If you’re measuring in internet time, Miami Art Week 2015 is long over, but there was one show we can’t get out of our minds—the inaugural Satellite Art Show. A brainchild of Brian Whiteley (founder of the now-defunct SELECT Art Fair), the brand new fair situated itself far from the on-edge crowds in South Beach. Closer to its partners Miami Project and Art on Paper, Satellite eschewed white-walled booths for existing vacant venues like the old SurfMed Pharmacy and North Beach Bandshell. Tiger Strike Asteroid’s takeover of the derelict Ocean Terrace Hotel for “Artist-Run” was sizzling with a creative energy that couldn’t be found anywhere else. As the name indicates, it was an artist intervention of sorts, where inhibition was tossed out the window along with the rotting carpet—planting seeds of experimentation, curiosity and actual interaction with no price tags or dealers in sight.
Almost 40 different artists, collectives and galleries were given free rein of a room to transform as they wished—many took advantage of the bathrooms, installing art in the bathtubs, sinks and toilets—making for a diverse art walk. The small size of the rooms further enhanced the uniquely intimate atmosphere.
Brooklyn’s Art F City’s “F.A.G. Bar” (short for Fine Art Gallery) transformed a room into a pop-up bar: Macon Reed’s neon sign “DYKE BAR” (2015) welcomed the curious, Wickerham & Lomax’s hour-long video installation “Take Karaoke: A Proposition for Performance Art” (2015) provided the background noise, anti-gentrification artist John Criscitello’s provocative T-shirts and posters hung in the bathroom, and a kind staffer offered cans of cold beer or soda from an ice bucket. Across the hallway was, funnily enough, some competition: Open Space’s “Stupid Bar” was another place for viewers to get more alcohol, if they dared.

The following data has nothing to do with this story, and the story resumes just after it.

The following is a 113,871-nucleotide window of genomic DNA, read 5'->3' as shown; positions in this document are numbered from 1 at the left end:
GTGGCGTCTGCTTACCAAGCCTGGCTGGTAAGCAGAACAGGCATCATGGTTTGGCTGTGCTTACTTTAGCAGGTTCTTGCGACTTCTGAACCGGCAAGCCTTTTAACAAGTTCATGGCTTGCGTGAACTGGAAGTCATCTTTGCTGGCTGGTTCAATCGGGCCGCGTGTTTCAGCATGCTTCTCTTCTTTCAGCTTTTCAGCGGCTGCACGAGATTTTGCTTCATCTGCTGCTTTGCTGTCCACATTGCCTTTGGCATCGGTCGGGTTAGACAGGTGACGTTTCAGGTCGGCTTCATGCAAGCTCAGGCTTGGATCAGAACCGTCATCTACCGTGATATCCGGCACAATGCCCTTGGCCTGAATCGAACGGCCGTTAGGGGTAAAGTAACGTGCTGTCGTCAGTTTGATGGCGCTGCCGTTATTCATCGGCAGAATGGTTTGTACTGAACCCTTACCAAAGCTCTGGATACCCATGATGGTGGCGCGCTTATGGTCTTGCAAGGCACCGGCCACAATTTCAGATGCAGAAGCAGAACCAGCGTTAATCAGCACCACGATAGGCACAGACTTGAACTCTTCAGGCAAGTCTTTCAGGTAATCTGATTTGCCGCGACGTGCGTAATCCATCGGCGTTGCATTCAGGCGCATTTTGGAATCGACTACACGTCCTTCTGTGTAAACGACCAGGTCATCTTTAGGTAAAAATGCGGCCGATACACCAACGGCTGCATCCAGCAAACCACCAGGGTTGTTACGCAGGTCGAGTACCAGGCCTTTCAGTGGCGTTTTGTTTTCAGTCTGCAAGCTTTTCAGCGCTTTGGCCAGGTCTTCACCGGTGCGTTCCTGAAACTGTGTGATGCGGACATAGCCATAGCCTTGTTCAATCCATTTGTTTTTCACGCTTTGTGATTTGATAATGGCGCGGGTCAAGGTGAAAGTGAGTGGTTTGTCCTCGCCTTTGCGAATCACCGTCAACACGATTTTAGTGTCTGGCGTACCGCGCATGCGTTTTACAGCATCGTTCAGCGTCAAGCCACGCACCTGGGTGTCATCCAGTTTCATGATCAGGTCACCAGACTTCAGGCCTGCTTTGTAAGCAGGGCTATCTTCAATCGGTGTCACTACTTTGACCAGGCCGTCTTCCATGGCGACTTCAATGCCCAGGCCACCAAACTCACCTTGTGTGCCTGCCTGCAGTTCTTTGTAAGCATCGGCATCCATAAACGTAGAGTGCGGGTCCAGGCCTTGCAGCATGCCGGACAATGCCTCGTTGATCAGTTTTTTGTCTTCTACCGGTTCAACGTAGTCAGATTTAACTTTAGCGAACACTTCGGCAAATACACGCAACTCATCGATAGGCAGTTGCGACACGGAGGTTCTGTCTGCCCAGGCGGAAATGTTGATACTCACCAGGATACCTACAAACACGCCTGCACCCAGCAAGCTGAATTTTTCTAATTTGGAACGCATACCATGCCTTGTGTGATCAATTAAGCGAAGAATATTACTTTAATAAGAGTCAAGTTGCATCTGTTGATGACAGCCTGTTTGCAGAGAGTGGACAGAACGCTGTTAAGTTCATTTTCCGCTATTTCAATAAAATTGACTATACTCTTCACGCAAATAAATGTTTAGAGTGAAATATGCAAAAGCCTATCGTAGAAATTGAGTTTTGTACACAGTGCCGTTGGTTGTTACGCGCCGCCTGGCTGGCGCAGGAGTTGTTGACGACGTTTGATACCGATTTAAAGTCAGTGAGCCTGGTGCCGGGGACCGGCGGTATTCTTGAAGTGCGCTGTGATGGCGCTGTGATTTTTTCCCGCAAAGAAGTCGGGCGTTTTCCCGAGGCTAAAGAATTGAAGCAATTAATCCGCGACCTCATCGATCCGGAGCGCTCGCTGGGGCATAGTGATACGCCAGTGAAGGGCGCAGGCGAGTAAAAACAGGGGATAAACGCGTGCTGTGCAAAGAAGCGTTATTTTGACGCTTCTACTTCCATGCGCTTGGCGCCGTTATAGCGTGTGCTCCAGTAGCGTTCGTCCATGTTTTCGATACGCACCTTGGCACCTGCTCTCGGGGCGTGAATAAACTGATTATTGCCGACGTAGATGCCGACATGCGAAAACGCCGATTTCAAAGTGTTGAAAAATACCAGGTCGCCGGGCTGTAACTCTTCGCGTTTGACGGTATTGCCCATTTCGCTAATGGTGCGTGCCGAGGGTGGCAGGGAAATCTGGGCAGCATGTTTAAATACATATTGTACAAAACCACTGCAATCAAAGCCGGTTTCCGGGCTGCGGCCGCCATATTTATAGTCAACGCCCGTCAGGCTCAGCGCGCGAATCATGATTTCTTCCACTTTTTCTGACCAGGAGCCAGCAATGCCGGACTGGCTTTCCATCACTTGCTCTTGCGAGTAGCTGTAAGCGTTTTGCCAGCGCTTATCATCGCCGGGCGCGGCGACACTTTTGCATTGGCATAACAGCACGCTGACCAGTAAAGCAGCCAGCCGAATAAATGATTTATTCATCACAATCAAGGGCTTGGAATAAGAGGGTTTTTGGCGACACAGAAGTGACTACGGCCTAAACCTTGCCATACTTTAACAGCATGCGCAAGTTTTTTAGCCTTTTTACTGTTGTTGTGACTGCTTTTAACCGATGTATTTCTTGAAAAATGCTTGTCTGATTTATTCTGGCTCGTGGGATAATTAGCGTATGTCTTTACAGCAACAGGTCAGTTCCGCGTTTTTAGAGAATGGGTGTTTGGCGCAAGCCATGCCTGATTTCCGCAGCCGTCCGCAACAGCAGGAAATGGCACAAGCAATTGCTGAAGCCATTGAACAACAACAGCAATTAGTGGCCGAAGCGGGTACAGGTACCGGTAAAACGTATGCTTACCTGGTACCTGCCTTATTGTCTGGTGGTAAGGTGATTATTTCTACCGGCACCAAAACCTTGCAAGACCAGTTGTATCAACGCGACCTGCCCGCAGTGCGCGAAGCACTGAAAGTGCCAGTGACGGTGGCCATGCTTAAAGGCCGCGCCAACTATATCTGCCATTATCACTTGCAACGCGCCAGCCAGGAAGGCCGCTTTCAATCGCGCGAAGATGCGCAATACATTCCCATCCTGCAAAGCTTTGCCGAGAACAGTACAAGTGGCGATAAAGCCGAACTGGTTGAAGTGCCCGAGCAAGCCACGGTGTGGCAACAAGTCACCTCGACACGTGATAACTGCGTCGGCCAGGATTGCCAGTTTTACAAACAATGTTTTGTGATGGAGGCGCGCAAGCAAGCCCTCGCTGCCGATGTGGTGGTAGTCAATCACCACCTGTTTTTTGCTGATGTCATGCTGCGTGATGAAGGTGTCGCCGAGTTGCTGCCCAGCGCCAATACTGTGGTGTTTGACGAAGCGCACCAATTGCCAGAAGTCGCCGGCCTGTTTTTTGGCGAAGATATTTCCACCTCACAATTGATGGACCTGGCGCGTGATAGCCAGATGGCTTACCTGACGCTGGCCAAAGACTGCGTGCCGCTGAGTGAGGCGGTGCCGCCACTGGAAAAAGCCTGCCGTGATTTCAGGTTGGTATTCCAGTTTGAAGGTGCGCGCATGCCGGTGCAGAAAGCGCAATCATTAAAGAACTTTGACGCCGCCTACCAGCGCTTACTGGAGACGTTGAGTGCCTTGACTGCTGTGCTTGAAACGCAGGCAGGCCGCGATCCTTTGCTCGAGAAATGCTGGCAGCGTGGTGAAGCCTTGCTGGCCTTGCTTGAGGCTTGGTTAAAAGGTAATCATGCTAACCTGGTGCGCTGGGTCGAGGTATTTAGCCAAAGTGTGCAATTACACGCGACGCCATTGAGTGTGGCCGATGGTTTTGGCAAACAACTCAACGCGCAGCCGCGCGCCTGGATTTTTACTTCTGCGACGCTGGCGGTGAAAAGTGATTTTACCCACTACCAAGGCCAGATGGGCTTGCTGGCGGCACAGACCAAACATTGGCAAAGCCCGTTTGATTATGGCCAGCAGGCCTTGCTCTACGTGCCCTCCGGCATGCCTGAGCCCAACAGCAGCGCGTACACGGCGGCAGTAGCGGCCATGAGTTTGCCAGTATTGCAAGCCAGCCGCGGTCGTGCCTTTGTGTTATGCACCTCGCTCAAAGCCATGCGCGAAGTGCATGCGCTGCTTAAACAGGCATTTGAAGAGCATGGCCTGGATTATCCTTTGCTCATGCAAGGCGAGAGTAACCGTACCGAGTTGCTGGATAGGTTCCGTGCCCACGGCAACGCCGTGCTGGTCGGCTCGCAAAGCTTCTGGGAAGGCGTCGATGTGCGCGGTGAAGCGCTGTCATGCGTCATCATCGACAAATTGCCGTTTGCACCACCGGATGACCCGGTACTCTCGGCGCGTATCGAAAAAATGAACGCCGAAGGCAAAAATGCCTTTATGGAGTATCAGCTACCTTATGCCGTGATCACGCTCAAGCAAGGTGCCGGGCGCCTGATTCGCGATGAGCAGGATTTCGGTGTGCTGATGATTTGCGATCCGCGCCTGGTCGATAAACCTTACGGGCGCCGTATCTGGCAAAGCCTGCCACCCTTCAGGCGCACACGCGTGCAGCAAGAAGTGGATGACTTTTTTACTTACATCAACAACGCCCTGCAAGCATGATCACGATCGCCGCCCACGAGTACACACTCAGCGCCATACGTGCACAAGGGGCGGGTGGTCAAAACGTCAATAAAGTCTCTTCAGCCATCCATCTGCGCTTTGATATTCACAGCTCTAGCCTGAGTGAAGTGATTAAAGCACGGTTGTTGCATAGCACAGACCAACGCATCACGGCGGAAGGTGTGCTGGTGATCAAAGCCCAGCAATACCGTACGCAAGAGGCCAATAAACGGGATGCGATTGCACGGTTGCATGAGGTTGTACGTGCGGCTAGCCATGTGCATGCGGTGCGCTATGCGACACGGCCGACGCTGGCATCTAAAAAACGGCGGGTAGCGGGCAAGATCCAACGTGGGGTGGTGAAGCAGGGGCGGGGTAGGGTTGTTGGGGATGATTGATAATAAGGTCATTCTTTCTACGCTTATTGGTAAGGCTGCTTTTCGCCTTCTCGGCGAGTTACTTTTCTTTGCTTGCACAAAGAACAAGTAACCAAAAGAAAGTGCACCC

Philadelphia’s Fjord recreated a swimming pool for their show “Pool Rules,” though visitors stayed completely dry as they walked in. In Room 202, Savannah-based drag performance group House of Gunt hosted performance-like workshops that taught reductive “churro-scuro” (painting with churro, chocolate sauce and white sugar), collaborative face collaging, “Barbara Ross” holistic painting—encouraging all to loosen up some. “Gravity Assist” by Richmond-based SEDIMENT featured audio works inspired by a recent event: NASA spacecraft New Horizon’s July 2015 flyby of Pluto, a journey that took nine years. And we were so enamored with Providence artist Jennifer Avery’s Beast Boutique that we did a separate interview on her creative process.
It was undeniably a sweaty ordeal from room to room as there was no functioning air-conditioning in the rundown hotel, but the tropical humidity was a surprisingly nice change from the artificial convention center environment of the fairs further south—a reminder that you’re in Miami. Not many gallery spaces around the country can say that they offer a view of palm trees and the Atlantic Ocean from the windows, and that’s what you got at the Ocean Terrace Hotel. Regardless of why you made the long haul to 75th Street in the traffic jam that is Art Week, you left with the determination to go and make something yourself with your bare hands.
Images by Nara Shin